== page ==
MMA, like many other individual sports, is a curious platform for self-expression. As fans we know these athletes, not only for how they perform in the cage, but for how they perform as promotional fodder as well. For a select few we even get a glimpse at their personal lives, what they do when they’re not hyping a fight, signing a shirt, or posing for a photo. And eventually we, as fans can construct a multifaceted picture of who these athletes are.
Of course we don’t, not really. As hardcore fans we subside almost entirely on a steady diet of hate and love painting fighters with broad personalities to fit in with some interview they did 2 years ago, or that great fight they won or lost, etc. It all boils down to a twisted morass of expectations, performance, and promotion and has left fighters with a curious situation.
There are a very limited number of public personas a fighter can adopt if they want to be respected by MMA’s core fan base. The support of this core fan base is a tenuous thing, but its importance can’t be undervalued. We’re the people that drive baseline PPV sales, who get in Dana’s ear and tell him who should be on the main card that isn’t, that give a fighter that boost of initial marketability that can carry them on to bigger things. As women’s MMA drives its way slowly into the mainstream of the sport, it comes loaded with similar, but even more constricting expectations. I’ll get to that further along, but first…
The acceptable personas for core MMA fans are:
1.) The Strong Silent Type – Bam. That’s like 70% of all MMA fighters’ right there. It requires you to say almost nothing outside of promotional duties, and you can hype a fight talking about how you’re gonna smash the guy, because he “isn’t on your level, doesn’t have your heart,” etc. etc. This is the easiest persona to maintain and of course the most boring. It’s also fairly reliant on your ability to deliver results, as the boring loser is the first guy we forget.
2.) The Heel – This of course is the big draw. If you can be an asshole, especially a winning one, then you can make money flow like water. This option also gives you the most career leeway. You can lose, but if you’re a big enough jerk you can still be relevant. Downsides of course are, that if you let it get out of control people can really start to hate you, and you just might get tazed in a foreign country.
3.) The Crazy Guy – This is really sort of a crossover extension of being the Heel; a blurry continuum in which fighters may be closer to one end or another. As fans we love to watch a train wreck, especially when it comes with dancing girls, fire extinguishers, or licking someone’s blood off your gloves. Being crazy is always a good way to endear you to hardcore fans, to obtain that true “cult” status. Just don’t be, you know, “CRAZY”.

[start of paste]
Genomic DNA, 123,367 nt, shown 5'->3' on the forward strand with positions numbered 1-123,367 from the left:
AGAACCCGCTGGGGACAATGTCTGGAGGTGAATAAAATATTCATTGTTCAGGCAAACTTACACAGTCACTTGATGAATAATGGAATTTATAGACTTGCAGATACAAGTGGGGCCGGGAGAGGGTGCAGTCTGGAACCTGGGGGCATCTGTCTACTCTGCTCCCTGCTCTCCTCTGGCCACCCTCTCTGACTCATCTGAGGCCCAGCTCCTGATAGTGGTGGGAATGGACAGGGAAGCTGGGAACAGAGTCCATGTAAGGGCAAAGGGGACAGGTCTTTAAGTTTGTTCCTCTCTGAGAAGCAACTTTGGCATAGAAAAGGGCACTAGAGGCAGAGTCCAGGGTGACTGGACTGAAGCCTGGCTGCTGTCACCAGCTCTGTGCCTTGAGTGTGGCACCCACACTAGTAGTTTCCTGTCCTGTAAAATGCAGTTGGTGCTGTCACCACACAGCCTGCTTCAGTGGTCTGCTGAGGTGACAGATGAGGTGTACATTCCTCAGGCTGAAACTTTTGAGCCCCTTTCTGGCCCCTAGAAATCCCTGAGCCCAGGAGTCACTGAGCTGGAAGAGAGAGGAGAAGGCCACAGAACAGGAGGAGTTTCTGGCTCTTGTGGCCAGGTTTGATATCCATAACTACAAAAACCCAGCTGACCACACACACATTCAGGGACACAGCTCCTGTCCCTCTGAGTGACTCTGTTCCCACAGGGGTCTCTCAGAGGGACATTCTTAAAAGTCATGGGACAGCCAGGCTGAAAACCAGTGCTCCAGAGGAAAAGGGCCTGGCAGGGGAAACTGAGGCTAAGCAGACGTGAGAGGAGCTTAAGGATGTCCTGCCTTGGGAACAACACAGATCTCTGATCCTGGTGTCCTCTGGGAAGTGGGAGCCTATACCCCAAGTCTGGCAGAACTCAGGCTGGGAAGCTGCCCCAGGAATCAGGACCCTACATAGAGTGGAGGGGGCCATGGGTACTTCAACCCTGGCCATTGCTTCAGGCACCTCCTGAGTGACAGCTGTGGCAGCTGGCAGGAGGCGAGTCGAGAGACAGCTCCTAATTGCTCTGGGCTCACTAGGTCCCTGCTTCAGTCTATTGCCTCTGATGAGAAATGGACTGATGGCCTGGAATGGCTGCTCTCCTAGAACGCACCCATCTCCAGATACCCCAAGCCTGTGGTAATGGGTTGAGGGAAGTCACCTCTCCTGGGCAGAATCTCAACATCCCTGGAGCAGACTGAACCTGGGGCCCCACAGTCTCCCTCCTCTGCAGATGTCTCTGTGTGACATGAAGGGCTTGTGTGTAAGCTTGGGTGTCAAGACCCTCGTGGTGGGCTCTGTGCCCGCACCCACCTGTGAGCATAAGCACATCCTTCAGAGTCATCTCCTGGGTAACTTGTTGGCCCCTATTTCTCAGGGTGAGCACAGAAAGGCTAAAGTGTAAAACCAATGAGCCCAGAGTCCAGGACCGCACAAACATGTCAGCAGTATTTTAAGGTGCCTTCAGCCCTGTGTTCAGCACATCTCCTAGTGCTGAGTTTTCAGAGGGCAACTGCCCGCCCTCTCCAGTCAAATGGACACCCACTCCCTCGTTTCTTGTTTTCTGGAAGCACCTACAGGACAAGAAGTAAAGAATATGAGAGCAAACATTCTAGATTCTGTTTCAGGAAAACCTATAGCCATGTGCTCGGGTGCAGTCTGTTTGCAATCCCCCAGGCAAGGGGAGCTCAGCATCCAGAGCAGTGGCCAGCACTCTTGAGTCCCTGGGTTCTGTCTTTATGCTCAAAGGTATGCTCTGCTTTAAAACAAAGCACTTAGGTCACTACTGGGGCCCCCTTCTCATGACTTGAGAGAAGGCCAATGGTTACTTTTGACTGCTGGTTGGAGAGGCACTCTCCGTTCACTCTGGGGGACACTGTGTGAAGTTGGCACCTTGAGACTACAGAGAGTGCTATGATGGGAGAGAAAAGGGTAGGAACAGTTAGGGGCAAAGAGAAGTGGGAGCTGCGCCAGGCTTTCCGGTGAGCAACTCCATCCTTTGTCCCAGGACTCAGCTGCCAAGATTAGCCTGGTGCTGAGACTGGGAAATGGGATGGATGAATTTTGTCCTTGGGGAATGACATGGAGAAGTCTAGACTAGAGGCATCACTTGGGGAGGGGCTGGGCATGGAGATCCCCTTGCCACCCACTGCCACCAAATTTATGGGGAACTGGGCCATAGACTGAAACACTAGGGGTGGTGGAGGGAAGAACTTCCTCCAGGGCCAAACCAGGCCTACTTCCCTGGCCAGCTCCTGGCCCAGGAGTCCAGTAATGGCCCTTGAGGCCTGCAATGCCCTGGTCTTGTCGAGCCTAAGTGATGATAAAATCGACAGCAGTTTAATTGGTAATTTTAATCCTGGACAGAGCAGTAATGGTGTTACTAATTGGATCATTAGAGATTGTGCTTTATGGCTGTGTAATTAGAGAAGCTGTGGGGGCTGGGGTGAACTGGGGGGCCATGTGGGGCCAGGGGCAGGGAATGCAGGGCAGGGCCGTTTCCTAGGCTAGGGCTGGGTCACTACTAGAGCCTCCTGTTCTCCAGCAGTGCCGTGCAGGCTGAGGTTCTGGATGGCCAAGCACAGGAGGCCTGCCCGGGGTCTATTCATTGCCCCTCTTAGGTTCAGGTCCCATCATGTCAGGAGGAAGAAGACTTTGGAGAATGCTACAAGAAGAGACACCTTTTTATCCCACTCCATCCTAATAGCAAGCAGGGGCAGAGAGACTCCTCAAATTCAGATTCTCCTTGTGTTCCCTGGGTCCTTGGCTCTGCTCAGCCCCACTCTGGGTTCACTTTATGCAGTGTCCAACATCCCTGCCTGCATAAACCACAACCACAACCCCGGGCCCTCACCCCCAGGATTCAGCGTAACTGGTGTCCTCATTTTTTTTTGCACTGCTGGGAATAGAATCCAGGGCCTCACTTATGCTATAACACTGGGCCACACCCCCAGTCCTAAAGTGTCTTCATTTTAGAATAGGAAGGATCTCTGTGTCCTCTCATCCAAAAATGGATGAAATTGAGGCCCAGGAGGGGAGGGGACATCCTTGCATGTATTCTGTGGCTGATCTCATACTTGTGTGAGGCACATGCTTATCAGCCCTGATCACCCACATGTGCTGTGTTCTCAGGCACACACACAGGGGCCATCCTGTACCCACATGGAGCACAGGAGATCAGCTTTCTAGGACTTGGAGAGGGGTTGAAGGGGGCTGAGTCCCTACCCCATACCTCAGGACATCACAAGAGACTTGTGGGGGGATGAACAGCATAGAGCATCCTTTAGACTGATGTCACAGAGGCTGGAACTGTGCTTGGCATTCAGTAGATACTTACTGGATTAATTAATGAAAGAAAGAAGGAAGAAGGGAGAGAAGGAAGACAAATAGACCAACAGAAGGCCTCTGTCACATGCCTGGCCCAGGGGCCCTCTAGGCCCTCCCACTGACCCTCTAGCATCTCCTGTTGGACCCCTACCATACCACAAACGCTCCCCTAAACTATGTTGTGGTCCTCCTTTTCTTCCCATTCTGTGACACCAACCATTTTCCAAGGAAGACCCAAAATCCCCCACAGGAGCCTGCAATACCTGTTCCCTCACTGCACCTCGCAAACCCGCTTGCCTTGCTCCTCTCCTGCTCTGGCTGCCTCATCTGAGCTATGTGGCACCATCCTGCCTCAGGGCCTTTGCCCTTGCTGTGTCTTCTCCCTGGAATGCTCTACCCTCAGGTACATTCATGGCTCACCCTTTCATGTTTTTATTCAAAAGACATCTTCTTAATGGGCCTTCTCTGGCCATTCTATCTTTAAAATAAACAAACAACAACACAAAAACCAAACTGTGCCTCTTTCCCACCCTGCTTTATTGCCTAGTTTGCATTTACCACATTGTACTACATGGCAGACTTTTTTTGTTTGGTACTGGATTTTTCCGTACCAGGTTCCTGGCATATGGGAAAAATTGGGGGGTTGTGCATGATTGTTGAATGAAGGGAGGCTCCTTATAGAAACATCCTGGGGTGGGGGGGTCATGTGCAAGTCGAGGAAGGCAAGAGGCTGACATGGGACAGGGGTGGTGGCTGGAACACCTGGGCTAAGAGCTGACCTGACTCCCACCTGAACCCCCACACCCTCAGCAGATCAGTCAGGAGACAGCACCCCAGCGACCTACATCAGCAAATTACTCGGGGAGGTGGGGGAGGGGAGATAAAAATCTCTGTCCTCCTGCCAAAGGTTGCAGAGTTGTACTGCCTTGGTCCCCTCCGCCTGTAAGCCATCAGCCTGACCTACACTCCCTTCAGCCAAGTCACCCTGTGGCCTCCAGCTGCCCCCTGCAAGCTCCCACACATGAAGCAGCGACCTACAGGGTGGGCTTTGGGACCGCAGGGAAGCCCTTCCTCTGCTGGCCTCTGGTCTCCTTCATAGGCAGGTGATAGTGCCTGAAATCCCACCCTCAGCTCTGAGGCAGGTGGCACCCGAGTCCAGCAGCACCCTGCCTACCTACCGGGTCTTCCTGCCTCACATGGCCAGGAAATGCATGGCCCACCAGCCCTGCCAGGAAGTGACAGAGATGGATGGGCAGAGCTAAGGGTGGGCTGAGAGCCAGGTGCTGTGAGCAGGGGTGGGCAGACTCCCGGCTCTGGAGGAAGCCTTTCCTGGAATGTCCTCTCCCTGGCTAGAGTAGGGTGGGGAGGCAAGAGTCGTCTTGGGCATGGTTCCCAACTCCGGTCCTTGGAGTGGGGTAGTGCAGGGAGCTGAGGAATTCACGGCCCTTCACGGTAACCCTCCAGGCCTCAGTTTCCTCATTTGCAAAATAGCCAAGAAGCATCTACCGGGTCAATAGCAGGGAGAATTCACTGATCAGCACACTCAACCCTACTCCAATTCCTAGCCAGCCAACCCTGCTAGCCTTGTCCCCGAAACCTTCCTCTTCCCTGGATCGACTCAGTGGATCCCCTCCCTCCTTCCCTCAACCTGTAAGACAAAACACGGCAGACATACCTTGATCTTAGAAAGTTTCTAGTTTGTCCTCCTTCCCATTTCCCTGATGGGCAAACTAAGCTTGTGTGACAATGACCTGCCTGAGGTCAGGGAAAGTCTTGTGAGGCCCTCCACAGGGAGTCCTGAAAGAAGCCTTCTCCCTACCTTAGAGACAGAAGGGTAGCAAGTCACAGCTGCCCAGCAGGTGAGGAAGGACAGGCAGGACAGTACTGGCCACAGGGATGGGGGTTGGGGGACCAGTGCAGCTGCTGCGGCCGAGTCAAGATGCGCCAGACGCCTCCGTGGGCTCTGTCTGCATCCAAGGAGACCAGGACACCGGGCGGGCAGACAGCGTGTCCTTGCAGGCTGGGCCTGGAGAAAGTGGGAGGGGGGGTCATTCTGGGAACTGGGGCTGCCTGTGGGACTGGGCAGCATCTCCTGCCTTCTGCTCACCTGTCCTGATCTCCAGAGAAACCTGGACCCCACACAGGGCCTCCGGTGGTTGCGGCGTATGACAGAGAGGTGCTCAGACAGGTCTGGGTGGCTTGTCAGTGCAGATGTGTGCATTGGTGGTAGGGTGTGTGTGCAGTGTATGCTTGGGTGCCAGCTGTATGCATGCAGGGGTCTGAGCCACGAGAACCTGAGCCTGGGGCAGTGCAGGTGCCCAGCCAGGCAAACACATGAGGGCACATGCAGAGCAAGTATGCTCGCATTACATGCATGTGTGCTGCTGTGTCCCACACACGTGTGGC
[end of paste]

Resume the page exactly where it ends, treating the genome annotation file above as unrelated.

4.) The Perfect Gentleman – This might as well be fictional for how often it actually works. There’s GSP, maybe Randy Couture (maybe). And that’s about it. Because if you want to make this work, you have to be perfect, all the time. That’s just about impossible; in fact it’s remarkable that GSP has made this work as long as he has. And of course the worst part of this model is that if you try and fail, woe be upon you. No one is more hated, and despised than the guy who tries to be perfect and fails.
And it’s the last part, the Perfect Gentleman, which brings me to women’s MMA. As true fans, we seem to hold women to only one standard, and that’s perfection. A woman in MMA that wants to endear herself to longtime fans of the sport has to be perfect all the time. She has to be engaging, polite, respectful, and sane, and even then if she’s not pretty we don’t care. Strong silent women are branded as men and women who act like heels, or act crazy are whiney bitches. And if you’re incredibly professional, and not incredibly attractive, then you’re just another meaningless and forgettable face in the pantheon of sports we don’t follow.
It interests me to see Ronda Rousey emerge the way she has, because she’s gone through a lot of hate, and I don’t know that she’ll ever have a fan base with “hardcore” fans. But she’s successful, she’s grabbed a casual market, and if she can turn that into lasting success she may rewrite our expectations of women as fighters and their ability to be endearing without being promotionally flawless. Anderson Silva’s certainly doing it on the side of men’s MMA, his persona now is the only one I can think of that is both shamelessly original and generally endearing. But he’s had to be the best fighter in the world to get there. It’s hard to think that if he were some middle of the pack plugger we’d find any room for his dancing, metrosexuality, crying, and general unusual emotional outbursts.
Rousey’s not there, she’s good, but she’s not prolific. And if she can’t reach that level I don’t know if her gains in promoting women as something other than model/fighters are anything more than an amusing cul-de-sac. For the sake of the sport, and for the sake of my own distaste with the cut and dried models of acceptable fighter behavior, here’s hoping she succeeds.